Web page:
Now on the first day of the week Mary Magdalene came to the tomb early, while it was still dark, and saw that the stone had been taken away from the tomb. So she ran and went to Simon Peter and the other disciple, the one whom Jesus loved, and said to them, “They have taken the Lord out of the tomb, and we do not know where they have laid him.”….

But Mary stood weeping outside the tomb, and as she wept she stopped to look into the tomb. And she saw two angels in white, sitting where the body of Jesus had lain, one at the head and one at the feet. They said to her, “Woman, why are you weeping?” She said to them, “They have taken away my Lord, and I do not know where they have laid him.”

Here we see Mary Magdalene, one who knew as well as anyone the full impact of the curse. This daughter of Eve, from whom, Mark tells us, Jesus cast out seven demons. A woman scorned and shamed, rejected, hopeless. What she must have been feeling in this moment! Her days following Jesus had transformed her life and given her purpose and joy — what was she to do now? Was it back to brokenness, isolation and hiding in shame?

Having said this, she turned around and saw Jesus standing, but she did not know it was Jesus. Jesus said to her, “Woman, why are you weeping? Whom are you seeking?” Supposing him to be the gardener, she said to him, “Sir, if you have carried him away, tell me where you have laid him, and I will take him away.”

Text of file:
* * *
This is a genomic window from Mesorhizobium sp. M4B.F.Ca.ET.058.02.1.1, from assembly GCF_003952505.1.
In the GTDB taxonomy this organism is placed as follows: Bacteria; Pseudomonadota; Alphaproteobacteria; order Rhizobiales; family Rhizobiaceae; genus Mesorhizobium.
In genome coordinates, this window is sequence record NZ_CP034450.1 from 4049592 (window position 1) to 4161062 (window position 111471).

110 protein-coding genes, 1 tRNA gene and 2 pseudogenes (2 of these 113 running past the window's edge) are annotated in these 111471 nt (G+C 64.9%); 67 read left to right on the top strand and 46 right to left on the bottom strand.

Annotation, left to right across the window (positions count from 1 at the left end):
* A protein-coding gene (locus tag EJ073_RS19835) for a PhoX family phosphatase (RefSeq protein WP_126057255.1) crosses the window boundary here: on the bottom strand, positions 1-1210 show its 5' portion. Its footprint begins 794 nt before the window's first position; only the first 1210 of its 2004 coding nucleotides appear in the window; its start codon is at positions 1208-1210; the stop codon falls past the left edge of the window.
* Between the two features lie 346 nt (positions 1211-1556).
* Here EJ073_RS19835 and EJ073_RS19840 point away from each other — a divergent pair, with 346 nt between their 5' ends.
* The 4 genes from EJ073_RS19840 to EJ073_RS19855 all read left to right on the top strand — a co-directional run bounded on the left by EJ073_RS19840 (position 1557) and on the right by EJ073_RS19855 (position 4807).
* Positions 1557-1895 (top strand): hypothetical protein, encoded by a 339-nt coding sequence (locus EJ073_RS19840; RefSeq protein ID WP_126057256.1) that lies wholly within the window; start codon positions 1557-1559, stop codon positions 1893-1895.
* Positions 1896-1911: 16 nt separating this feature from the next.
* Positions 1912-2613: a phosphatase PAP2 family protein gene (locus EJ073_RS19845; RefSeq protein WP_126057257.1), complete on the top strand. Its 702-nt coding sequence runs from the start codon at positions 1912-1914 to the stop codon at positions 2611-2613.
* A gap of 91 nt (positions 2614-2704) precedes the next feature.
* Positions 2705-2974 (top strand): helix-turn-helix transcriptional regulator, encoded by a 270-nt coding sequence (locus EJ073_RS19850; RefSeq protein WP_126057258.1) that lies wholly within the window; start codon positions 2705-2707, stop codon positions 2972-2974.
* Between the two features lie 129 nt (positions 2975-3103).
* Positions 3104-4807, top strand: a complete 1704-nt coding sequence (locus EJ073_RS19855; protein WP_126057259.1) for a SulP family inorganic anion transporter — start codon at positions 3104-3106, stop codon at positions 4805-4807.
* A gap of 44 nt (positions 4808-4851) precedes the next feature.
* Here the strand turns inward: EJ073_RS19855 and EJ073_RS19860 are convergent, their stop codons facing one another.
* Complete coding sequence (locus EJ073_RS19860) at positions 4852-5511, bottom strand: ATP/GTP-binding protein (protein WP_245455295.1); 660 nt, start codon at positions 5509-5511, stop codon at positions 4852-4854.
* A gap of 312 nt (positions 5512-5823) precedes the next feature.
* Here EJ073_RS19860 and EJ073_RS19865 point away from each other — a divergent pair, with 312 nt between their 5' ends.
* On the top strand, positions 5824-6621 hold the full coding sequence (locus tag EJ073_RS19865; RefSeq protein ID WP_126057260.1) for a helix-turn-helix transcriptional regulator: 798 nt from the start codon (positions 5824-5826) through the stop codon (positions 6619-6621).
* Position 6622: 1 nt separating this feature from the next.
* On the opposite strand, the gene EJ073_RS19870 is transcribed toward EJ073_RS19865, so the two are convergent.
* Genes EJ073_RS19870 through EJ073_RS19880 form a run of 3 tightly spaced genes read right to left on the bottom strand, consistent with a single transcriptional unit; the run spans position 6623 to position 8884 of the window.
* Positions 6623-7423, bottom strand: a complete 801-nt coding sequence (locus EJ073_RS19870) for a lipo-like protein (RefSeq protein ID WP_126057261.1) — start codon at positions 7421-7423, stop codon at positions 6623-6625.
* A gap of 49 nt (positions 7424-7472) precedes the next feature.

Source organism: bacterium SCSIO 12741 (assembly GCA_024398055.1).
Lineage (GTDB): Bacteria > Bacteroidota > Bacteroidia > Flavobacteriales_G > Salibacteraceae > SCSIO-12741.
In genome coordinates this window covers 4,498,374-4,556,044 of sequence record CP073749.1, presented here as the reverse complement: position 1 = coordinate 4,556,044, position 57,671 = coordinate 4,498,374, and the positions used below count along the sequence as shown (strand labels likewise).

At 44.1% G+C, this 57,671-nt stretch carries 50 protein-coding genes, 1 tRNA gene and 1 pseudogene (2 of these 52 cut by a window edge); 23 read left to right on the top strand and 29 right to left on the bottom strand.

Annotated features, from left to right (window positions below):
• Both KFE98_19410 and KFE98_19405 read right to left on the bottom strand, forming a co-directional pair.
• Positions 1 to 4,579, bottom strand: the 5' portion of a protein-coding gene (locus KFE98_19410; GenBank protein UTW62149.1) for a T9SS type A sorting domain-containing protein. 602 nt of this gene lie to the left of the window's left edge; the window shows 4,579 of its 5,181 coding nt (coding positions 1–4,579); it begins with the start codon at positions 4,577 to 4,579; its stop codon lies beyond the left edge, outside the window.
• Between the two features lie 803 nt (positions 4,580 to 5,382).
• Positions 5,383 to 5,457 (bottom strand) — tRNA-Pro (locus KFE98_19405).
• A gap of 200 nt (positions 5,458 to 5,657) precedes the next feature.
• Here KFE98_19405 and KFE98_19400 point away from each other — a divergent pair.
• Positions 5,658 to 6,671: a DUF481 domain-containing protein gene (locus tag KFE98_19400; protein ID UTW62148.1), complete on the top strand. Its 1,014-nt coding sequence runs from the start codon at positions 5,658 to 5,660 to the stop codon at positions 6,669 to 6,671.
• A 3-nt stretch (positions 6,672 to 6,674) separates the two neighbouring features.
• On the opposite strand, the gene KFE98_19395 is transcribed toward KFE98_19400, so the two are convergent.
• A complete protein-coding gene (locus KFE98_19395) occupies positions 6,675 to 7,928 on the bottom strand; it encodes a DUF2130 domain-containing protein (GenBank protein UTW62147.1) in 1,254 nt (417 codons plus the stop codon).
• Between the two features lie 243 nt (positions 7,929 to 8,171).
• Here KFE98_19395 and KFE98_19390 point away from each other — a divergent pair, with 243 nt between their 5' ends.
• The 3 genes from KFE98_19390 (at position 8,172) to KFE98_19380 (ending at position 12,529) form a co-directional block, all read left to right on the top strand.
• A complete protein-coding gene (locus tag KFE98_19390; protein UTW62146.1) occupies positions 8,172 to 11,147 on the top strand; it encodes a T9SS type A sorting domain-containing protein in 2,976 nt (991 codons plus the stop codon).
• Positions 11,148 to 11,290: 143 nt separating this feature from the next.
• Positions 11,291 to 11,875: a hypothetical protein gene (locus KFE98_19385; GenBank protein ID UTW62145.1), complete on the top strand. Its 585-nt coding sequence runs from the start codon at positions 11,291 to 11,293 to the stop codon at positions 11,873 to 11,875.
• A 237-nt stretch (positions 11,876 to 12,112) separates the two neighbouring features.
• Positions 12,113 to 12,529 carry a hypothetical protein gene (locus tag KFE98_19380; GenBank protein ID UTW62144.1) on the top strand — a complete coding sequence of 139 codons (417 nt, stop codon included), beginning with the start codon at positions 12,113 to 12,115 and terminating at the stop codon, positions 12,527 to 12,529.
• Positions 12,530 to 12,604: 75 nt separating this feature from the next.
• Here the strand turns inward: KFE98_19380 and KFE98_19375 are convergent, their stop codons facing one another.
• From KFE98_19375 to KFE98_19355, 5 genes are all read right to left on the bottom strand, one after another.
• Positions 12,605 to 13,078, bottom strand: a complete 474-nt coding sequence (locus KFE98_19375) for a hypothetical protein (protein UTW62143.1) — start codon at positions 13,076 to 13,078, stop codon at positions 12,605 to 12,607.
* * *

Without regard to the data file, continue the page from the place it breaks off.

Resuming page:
I hear the desperation in her words. Where is my Jesus? What have you done with Him? At least give me His body to mourn. Where else could she go?

Jesus said to her, “Mary.” She turned and said to him in Aramaic, “Rabboni!” (Which means Teacher). Jesus said to her, “Do not cling to me, for I have not yet ascended to my Father and your Father, to my God and your God.” Mary Magdalene went and announced to the disciples, “I have seen the Lord” — and that he had said these things to her. 

The first act of the Risen Christ was to find the broken and shamed woman in the garden. This time, though, she wasn’t hiding from Him. This time, the woman turned and beheld Him, then ran into His arms. The Risen Christ finds the woman and reconciles her to Himself. Mary Magdalene – the first to trust in the finished, complete work of Jesus Christ. She walks with the presence of God in the garden. The angels in this garden no longer prevent access. These angels usher her toward His presence and announce His finished work.

And still, this, too, is not the end of the story. He gives her a job to do. Go and tell. Tell the others Christ is risen. Tell the others the curse has been lifted and Jesus is making all things new. Everything sad will come untrue – even death.